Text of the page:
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Tripedia

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Tripedia

Tripedia Patient Information including How Should I Take

What should I discuss with my healthcare provider before receiving diphtheria, tetanus, and pertussis vaccines (Tripedia)?

Any child who had a life-threatening allergic reaction after a dose of DTaP should not receive another dose.

Any child who has had encephalitis (brain swelling) or a brain or nervous system disease within 7 days after a dose of DTaP should not receive another dose.

Before receiving DTaP vaccine, talk to your doctor if your child:

  • had a seizure or collapsed after a dose of DTaP;
  • cried non-stop for 3 hours or more after a dose of DTaP;
  • had a fever over 105 degrees after a dose of DTaP;
  • developed Guillian-Barre syndrome within 6 weeks after a prior tetanus shot;
  • has HIV or AIDS or another disease that affects the immune system;
  • is taking a medication that affects the immune system (steroids, anti-rejection medications after a transplant);
  • has a bleeding disorder or takes blood thinners (such as warfarin or Coumadin);
  • has cancer; or
  • is receiving cancer treatment with x-rays, radiation, or medication.

If the child has any of these conditions, he or she may not be able to receive DTaP.

Children with a cold or fever can still be vaccinated. Children who are moderately or severely ill should usually wait until they recover before getting DTaP vaccine.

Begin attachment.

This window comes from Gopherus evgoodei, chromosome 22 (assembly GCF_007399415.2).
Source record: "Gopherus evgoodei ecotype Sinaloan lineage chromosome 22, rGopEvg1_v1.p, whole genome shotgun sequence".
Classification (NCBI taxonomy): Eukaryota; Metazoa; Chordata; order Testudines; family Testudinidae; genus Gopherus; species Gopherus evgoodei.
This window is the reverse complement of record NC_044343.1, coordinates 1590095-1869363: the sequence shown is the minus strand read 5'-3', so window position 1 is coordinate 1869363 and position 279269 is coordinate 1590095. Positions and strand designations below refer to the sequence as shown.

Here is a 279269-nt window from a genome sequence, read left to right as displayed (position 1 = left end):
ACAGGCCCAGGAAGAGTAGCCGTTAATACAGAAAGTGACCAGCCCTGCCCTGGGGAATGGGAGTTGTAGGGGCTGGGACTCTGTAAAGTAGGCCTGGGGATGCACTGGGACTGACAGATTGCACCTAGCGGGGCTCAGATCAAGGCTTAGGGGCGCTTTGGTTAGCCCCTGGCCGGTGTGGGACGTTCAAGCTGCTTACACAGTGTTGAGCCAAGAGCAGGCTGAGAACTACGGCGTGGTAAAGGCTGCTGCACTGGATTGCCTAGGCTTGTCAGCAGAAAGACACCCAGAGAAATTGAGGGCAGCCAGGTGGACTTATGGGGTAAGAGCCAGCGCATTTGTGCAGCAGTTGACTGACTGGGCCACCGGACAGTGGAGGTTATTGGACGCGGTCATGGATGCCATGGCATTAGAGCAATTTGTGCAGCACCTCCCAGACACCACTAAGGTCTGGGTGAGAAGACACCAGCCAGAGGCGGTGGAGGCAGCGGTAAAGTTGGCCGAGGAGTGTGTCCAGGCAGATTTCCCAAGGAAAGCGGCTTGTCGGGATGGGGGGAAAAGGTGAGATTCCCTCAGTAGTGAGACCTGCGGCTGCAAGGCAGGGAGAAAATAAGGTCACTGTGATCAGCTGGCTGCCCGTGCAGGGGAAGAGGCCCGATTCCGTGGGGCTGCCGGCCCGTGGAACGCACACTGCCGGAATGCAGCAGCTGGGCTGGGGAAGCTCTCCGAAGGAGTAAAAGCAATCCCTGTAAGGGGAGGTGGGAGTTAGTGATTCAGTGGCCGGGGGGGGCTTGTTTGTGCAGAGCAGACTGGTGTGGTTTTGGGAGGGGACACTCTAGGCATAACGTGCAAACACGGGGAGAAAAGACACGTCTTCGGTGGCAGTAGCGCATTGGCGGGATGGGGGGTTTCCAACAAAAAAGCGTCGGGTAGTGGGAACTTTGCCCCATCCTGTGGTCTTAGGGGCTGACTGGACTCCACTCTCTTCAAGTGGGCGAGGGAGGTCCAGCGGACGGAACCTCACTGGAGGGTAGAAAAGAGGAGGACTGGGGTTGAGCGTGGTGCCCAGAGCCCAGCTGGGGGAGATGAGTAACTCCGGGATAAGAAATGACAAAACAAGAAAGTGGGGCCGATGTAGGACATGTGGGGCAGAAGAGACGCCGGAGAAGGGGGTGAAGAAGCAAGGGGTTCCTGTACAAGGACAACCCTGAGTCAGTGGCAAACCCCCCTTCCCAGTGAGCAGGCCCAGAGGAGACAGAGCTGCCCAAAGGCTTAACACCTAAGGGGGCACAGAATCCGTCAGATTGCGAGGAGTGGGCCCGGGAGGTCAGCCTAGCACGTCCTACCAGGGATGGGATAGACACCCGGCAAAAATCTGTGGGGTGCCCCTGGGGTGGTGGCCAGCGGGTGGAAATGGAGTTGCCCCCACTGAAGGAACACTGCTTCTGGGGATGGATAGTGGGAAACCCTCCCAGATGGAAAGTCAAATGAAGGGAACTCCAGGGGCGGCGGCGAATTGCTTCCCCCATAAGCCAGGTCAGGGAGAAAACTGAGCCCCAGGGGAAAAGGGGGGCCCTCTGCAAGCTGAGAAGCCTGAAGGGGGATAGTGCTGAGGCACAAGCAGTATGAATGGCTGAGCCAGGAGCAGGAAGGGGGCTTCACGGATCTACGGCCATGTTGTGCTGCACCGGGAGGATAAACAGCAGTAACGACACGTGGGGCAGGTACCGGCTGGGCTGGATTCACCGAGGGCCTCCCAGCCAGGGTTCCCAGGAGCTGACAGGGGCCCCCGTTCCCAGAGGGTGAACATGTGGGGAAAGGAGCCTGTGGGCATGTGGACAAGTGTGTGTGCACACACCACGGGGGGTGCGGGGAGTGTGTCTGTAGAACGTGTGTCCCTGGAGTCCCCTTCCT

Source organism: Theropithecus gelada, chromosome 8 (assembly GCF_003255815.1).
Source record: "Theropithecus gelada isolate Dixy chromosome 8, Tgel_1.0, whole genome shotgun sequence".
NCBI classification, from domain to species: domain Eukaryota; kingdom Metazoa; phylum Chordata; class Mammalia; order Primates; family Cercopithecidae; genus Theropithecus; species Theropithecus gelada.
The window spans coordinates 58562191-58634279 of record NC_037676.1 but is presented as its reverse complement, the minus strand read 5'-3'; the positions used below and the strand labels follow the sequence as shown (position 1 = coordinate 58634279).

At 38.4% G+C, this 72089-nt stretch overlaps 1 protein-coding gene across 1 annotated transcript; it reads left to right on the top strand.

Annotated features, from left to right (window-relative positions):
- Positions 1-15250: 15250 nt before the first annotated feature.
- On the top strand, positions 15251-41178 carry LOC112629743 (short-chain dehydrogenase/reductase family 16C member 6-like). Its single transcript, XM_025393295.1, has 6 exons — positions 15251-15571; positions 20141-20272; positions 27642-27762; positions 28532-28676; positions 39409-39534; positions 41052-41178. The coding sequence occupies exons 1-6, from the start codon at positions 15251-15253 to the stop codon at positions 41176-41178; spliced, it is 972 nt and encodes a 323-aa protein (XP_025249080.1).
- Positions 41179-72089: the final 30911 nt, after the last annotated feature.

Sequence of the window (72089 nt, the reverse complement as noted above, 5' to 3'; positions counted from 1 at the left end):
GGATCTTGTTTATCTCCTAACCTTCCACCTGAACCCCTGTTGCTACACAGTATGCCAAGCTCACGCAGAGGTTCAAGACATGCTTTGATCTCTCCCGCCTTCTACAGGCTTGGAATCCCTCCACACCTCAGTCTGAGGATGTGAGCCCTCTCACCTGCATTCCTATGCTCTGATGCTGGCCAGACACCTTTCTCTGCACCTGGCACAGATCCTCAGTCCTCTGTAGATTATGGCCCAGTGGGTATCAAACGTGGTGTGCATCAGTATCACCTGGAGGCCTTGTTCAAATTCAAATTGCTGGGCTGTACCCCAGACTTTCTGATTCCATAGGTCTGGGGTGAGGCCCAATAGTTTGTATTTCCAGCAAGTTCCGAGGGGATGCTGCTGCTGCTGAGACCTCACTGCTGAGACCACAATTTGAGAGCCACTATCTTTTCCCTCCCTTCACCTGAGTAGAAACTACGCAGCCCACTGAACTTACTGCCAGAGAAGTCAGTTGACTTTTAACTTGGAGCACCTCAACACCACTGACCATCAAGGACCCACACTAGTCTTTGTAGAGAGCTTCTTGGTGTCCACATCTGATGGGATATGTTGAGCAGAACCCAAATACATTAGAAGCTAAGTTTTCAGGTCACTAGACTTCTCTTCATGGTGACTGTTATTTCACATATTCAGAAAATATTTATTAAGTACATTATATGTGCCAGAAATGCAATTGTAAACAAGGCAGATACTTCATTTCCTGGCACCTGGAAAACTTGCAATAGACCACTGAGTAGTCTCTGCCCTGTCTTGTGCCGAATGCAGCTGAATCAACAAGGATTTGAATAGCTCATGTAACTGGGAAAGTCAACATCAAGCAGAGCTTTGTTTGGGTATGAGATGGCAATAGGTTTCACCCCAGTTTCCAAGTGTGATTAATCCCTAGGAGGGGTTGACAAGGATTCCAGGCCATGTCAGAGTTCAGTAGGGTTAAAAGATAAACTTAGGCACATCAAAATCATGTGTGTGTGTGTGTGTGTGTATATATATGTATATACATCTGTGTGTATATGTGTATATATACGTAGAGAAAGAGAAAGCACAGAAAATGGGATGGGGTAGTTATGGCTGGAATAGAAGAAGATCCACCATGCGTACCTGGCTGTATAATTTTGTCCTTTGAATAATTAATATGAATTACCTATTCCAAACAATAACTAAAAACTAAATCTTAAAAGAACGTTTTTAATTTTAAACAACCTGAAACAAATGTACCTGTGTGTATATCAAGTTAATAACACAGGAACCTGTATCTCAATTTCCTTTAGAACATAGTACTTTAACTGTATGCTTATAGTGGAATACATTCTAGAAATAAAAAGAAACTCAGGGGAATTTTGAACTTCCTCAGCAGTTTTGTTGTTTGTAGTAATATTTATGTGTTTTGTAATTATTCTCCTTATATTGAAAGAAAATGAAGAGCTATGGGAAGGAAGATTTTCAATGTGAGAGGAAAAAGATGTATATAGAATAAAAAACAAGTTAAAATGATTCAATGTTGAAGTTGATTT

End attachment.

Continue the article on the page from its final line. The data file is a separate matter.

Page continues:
FDA pregnancy category C: This medication may be harmful to an unborn baby and should not be given to a woman who is pregnant.

How are diphtheria, tetanus, and pertussis vaccines administered (Tripedia)?

This vaccine is given as an injection into a muscle. A doctor, nurse, or other healthcare provider will give this injection.

Children should get 5 doses of DTaP vaccine, one dose at each of the following ages: 2 months, 4 months, 6 months, 15 to 18 months, and 4 to 6 years. The series should be completed before the child's seventh birthday.

Your doctor may recommend reducing fever and pain by giving the child an aspirin-free pain reliever such as acetaminophen (Tylenol, Tempra, others) or ibuprofen (Motrin, Advil, others) when the shot is given and for the next 24 hours. Your healthcare provider can tell you the appropriate dosages of these medications. Controlling fever is especially important for children who have had seizures for any reason, or if a family member has had seizures.

Side Effects Centers
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Report Problems to the Food and Drug Administration

 

You are encouraged to report negative side effects of prescription drugs to the FDA. Visit the FDA MedWatch website or call 1-800-FDA-1088.


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